The Art of Awareness blog hop

Are you prepared for whatever direction your life’s journey is going to take you. There are no do overs once life starts throwing curveballs.
December 26, 2013 my little brother suddenly passed away. By mid January my husbands stress level had pushed his blood pressure through the roof. Time to regroup, I was not prepared. We researched and developed a healthy lifestyle. Between medication and eating healthy foods we had his blood pressure down to a healthy level. Or did we?
August 20, 2014 at 4:30 am my husband got up to walk the dogs and collapsed beside the bed. I was startled awake with his yelling “help me”. I thought he was having leg cramps, so I turned on the light threw on a shirt and ventured over to massage his leg. Oops not a leg cramp, he couldn’t feel his leg. Fortunately my son was home from college and knew immediately my husband was having a stroke. My son worked weekends in the neurology surgical unit at Shands hospital in Gainesville Florida, where they deal with strokes all day.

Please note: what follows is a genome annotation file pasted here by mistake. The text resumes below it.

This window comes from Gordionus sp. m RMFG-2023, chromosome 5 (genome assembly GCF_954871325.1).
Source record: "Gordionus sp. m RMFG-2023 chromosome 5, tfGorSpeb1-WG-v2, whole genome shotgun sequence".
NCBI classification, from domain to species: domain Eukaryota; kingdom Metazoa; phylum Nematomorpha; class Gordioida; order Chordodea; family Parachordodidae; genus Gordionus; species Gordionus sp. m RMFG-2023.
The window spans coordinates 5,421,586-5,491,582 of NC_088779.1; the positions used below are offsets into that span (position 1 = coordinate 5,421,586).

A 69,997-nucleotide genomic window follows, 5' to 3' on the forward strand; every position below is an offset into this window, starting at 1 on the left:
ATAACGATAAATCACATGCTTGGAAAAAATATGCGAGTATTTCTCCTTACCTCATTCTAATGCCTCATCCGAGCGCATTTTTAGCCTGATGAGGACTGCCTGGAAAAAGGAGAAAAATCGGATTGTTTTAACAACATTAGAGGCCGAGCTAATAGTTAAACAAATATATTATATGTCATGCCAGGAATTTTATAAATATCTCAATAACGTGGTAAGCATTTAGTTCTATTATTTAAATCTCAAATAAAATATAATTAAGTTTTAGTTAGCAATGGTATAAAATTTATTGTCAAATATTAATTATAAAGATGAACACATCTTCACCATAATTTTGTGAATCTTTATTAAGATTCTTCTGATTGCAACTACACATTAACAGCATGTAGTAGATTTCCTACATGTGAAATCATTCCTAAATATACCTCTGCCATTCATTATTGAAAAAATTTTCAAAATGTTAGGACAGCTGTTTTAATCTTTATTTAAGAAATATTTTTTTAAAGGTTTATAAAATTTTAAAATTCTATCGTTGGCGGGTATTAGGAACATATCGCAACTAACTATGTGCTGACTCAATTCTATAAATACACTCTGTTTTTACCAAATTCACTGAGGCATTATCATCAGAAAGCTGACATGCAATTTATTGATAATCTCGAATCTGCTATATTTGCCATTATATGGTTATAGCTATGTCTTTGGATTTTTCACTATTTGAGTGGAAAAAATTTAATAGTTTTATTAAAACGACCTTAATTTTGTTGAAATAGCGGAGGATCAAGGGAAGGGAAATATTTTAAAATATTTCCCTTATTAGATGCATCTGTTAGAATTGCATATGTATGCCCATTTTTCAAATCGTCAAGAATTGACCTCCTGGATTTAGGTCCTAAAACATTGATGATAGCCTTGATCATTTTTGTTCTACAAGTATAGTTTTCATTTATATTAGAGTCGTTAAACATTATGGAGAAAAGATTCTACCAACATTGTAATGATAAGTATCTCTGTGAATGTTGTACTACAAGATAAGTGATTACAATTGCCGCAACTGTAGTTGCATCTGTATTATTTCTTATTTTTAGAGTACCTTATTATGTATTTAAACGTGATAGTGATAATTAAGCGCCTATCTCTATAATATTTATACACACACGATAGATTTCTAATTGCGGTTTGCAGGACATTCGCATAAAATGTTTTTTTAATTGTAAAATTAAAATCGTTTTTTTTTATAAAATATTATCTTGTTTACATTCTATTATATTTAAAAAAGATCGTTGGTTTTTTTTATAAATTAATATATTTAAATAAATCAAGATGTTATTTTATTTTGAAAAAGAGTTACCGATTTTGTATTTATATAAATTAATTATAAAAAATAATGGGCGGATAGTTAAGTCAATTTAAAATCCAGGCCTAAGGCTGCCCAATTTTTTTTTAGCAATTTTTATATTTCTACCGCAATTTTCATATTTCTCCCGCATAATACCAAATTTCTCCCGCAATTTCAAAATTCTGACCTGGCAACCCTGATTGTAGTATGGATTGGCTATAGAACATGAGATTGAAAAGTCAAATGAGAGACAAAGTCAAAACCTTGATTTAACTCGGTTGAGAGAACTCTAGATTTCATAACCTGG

The ambulance got lost on the way to our house and then on the way to the hospital. Yikes. The ambulance driver told us the hospital was stroke trained, however what they had was a neurologist on the phone to the ER doctor. We live in a relatively small village (40,000) that is a bedroom community in Palm beach county. In the winter we become a large equestrian community that triples in size. However our hospitals are rather lacking. Within 10 miles there are 2 stroke approved hospitals. The hospital they took my husband was not approved.

The protocol for non hemorrhagic strokes is a drug called TPA. It does have draw backs, however it can be possible to walk out of the hospital after a ischemic stroke. However with the delays and lack of neurologist my husband ended up needing rehab.